January 30, 2019
Paul Tatro, President of North American Operations at Carbyne

When a disaster such as a hurricane, flood or terror attack hits with such impact that the infrastructure needed to support emergency services and first responders gets compromised, what can be done? Since most every Public Safety Answering Point (PSAP) has call-taking, dispatch and other equipment on premise, there is a single point of failure should that equipment become inoperative or should the PSAP need to be evacuated.

Of course, every PSAP should have a plan for these types of disasters that is documented, reviewed and rehearsed. In general, the plan has some or all the following elements:



In most all cases, the best plan in case of a disaster is to have a true backup center which mirrors the primary PSAP and whose data is synchronized on a timely basis. In the event of a disaster, the incoming call lines can be switched to point to the backup center, personnel are transported to the backup center and it is business as usual from that point forward. This sound simple but the cost of such a backup center is significant. Today, only 20% to 25% of PSAPs in the US have a true backup facility. Other PSAPs simply can’t afford to have a completely redundant backup center.



So, what is the alternative to having a dedicated backup center? What many PSAPs do is to sign a Mutual Aid Agreement/Memorandum of Understanding with a neighboring county or other jurisdiction. The Mutual Aid Agreement is a formal contract for one jurisdiction to act as a backup location for another jurisdiction. In many cases, the jurisdictions are a backup for each other. And, the backup jurisdiction does not have to be in the next county over! It is important to make sure that the failover PSAP is on a different electrical grid than your home PSAP. So in some cases, Mutual Aid Agreements exist with jurisdictions that are not adjacent to ensure that an electrical failure does not wipe put both the primary and backup centers.

Once a backup jurisdiction is selected and the Mutual Aid Agreement signed, then alternate phone switching must be set up whereby the calls that would normally come into the PSAP will be re-routed to go to the backup PSAP in the event of a disaster. The primary PSAP would trigger this switch as they evacuate their building at the onset of the disaster. Personnel from the primary PSAP must get to the backup PSAP to help with the increase in 9-1-1 calls during the disaster. Often, getting the call-takers to the backup site is dangerous in and of itself.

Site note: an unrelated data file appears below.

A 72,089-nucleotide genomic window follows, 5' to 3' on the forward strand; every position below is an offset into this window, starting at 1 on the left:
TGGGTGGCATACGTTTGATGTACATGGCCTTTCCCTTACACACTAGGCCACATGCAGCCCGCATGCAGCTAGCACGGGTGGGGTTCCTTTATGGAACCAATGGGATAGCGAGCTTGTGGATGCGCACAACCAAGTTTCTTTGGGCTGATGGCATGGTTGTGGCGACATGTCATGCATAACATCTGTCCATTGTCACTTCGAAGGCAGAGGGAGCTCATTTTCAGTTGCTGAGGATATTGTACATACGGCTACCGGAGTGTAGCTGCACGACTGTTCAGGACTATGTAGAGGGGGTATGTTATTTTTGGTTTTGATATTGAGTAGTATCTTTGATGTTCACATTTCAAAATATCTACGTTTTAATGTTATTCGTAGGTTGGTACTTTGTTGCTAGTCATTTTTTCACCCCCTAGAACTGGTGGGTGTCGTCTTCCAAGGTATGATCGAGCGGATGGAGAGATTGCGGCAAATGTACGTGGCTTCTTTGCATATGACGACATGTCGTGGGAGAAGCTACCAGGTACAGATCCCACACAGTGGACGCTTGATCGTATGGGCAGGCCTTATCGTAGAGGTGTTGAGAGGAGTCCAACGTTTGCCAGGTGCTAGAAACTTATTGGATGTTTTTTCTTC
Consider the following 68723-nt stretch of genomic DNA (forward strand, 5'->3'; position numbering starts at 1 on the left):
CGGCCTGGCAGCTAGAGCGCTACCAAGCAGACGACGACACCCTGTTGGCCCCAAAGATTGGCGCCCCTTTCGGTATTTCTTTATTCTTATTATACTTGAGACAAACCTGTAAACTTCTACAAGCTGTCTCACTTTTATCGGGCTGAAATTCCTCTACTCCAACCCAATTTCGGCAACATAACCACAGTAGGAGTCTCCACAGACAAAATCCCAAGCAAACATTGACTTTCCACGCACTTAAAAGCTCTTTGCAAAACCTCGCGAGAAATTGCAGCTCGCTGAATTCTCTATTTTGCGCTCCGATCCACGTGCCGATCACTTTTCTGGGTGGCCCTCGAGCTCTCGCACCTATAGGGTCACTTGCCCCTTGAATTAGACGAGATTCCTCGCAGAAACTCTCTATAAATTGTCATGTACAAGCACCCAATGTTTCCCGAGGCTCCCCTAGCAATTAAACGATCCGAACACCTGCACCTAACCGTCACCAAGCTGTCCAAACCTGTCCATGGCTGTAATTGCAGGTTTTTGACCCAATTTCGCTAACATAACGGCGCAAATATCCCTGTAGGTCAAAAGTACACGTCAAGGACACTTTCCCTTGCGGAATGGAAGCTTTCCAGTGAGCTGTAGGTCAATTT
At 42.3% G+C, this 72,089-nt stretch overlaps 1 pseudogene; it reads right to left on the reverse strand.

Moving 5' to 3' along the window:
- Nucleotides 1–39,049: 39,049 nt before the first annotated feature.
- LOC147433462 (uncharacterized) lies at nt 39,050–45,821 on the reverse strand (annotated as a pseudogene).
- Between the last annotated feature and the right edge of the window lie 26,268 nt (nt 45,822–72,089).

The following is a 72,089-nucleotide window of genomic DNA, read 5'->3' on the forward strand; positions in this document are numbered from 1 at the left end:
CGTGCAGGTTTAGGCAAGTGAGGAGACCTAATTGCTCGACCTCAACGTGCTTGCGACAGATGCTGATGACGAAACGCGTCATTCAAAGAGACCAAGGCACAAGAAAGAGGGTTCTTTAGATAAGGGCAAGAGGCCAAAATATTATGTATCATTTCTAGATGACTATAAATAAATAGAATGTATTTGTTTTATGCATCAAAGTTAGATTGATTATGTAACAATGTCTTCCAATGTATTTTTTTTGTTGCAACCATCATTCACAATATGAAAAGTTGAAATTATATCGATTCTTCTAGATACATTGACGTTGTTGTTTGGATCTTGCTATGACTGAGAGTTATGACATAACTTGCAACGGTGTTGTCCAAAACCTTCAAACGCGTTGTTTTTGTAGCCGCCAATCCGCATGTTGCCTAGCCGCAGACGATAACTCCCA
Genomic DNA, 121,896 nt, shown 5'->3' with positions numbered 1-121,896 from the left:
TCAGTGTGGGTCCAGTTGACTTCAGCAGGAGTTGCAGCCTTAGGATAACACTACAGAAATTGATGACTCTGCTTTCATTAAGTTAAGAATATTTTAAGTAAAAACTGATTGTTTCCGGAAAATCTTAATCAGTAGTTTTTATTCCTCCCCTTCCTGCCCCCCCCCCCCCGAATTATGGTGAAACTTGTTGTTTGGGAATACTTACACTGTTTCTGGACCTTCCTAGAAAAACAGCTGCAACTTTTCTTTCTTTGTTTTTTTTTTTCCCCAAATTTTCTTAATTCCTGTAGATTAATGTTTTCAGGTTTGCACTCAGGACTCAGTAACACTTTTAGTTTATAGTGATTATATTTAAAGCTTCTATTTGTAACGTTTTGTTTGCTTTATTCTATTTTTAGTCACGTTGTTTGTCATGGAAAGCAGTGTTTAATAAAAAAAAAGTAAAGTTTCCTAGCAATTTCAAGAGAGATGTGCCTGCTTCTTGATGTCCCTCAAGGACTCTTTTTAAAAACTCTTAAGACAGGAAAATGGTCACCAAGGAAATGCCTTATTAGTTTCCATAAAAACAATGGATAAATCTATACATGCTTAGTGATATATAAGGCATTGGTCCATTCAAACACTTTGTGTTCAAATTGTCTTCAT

But getting call-takers to the backup location is not enough. Maintaining access to the databases that support the call-takers is a big challenge from a technical and application integration point of view. If the backup location uses different software and if the lines connecting the two data centers are lost during the disaster, then the call-taking could be reduced to a pencil and paper process. To make sure the transition to the backup PSAP goes as smoothly as possible during an actual disaster, it is incumbent on both the primary and backup PSAP to have multiple practice sessions throughout the year.



How does the response to a disaster change for a PSAP if they have no on-premise equipment and their call-handling and dispatch systems are hosted in the cloud? First of all, there is no single point of failure as the cloud would provide multiple, geographically dispersed, “availability zones” which would have redundant environments for all the PSAP applications AND databases. The PSAP would be truly mobile from the standpoint that any call-taker could log on to the system from any computer with a secure VPN connection. Once connected, all the databases and other system resources would be available – just as if the call-taker was sitting at their work station in the 9-1-1 center.



With the inevitable spike in call volumes that happen during a disaster, cloud infrastructure is able to provide elasticity of resources to accommodate increased demand. If bigger channels are needed, or more memory, or other resources, the cloud architecture will respond with more resources accordingly. With on-premise, you are limited to the specifications of the equipment that is there. If volumes are beyond the scalability of the hardware, then the process just slows down, hindering a PSAPs ability to meet demand.

In the cloud, the PSAP is connected via a pure IP (Internet Protocol) connection. With an IP connection, rich media (like video) and other data (possibly collected from sensors or social media) are available to the call-taker – in addition to voice. This opens up many possibilities for call-takers and first responders to know exactly what is going on at the scene BEFORE they arrive.

Finally, with PSAP in the cloud, redundant architecture is available to ALL PSAPs, large and small. Every PSAP will have a backup without having to make a significant secondary investment.

Software as a service in the cloud is not a new innovation – it has been around for nearly 20 years in the private sector. PSAPs have been slow to adopt cloud-based solutions. But in a very short period of time, given the enormous benefits that cloud infrastructure delivers, we

believe it will become the norm.

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